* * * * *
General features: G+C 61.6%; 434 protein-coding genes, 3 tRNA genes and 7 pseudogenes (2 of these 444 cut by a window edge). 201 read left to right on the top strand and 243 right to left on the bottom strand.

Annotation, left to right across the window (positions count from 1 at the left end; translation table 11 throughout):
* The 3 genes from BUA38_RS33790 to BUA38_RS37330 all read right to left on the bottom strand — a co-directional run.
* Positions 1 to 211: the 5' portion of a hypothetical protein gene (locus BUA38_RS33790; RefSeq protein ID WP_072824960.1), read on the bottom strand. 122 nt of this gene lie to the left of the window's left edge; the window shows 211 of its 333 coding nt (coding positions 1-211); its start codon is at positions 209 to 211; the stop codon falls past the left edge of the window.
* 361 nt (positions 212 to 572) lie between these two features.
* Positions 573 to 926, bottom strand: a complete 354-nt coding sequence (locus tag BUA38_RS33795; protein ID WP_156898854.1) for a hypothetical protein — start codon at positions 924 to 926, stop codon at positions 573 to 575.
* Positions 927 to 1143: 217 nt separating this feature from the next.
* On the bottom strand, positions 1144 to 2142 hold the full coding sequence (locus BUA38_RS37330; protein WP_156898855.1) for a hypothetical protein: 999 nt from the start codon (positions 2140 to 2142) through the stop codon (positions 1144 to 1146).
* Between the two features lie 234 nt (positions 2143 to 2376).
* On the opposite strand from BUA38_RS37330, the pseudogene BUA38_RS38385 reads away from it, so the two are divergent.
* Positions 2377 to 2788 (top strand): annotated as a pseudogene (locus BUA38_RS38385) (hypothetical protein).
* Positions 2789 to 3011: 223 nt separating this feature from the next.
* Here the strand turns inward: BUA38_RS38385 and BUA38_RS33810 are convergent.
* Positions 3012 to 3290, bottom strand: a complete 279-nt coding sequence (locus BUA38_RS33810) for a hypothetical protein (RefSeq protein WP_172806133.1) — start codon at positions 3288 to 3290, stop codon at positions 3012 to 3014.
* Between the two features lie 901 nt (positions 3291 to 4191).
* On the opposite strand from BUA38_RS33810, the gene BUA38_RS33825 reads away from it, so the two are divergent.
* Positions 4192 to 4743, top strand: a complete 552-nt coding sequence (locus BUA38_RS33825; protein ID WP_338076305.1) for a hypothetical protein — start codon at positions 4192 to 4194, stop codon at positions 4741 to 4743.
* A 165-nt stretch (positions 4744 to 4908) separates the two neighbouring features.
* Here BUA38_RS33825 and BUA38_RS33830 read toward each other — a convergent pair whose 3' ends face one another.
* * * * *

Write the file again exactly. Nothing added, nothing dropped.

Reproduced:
General features: G+C 61.6%; 434 protein-coding genes, 3 tRNA genes and 7 pseudogenes (2 of these 444 cut by a window edge). 201 read left to right on the top strand and 243 right to left on the bottom strand.

Annotation, left to right across the window (positions count from 1 at the left end; translation table 11 throughout):
* The 3 genes from BUA38_RS33790 to BUA38_RS37330 all read right to left on the bottom strand — a co-directional run.
* Positions 1 to 211: the 5' portion of a hypothetical protein gene (locus BUA38_RS33790; RefSeq protein ID WP_072824960.1), read on the bottom strand. 122 nt of this gene lie to the left of the window's left edge; the window shows 211 of its 333 coding nt (coding positions 1-211); its start codon is at positions 209 to 211; the stop codon falls past the left edge of the window.
* 361 nt (positions 212 to 572) lie between these two features.
* Positions 573 to 926, bottom strand: a complete 354-nt coding sequence (locus tag BUA38_RS33795; protein ID WP_156898854.1) for a hypothetical protein — start codon at positions 924 to 926, stop codon at positions 573 to 575.
* Positions 927 to 1143: 217 nt separating this feature from the next.
* On the bottom strand, positions 1144 to 2142 hold the full coding sequence (locus BUA38_RS37330; protein WP_156898855.1) for a hypothetical protein: 999 nt from the start codon (positions 2140 to 2142) through the stop codon (positions 1144 to 1146).
* Between the two features lie 234 nt (positions 2143 to 2376).
* On the opposite strand from BUA38_RS37330, the pseudogene BUA38_RS38385 reads away from it, so the two are divergent.
* Positions 2377 to 2788 (top strand): annotated as a pseudogene (locus BUA38_RS38385) (hypothetical protein).
* Positions 2789 to 3011: 223 nt separating this feature from the next.
* Here the strand turns inward: BUA38_RS38385 and BUA38_RS33810 are convergent.
* Positions 3012 to 3290, bottom strand: a complete 279-nt coding sequence (locus BUA38_RS33810) for a hypothetical protein (RefSeq protein WP_172806133.1) — start codon at positions 3288 to 3290, stop codon at positions 3012 to 3014.
* Between the two features lie 901 nt (positions 3291 to 4191).
* On the opposite strand from BUA38_RS33810, the gene BUA38_RS33825 reads away from it, so the two are divergent.
* Positions 4192 to 4743, top strand: a complete 552-nt coding sequence (locus BUA38_RS33825; protein ID WP_338076305.1) for a hypothetical protein — start codon at positions 4192 to 4194, stop codon at positions 4741 to 4743.
* A 165-nt stretch (positions 4744 to 4908) separates the two neighbouring features.
* Here BUA38_RS33825 and BUA38_RS33830 read toward each other — a convergent pair whose 3' ends face one another.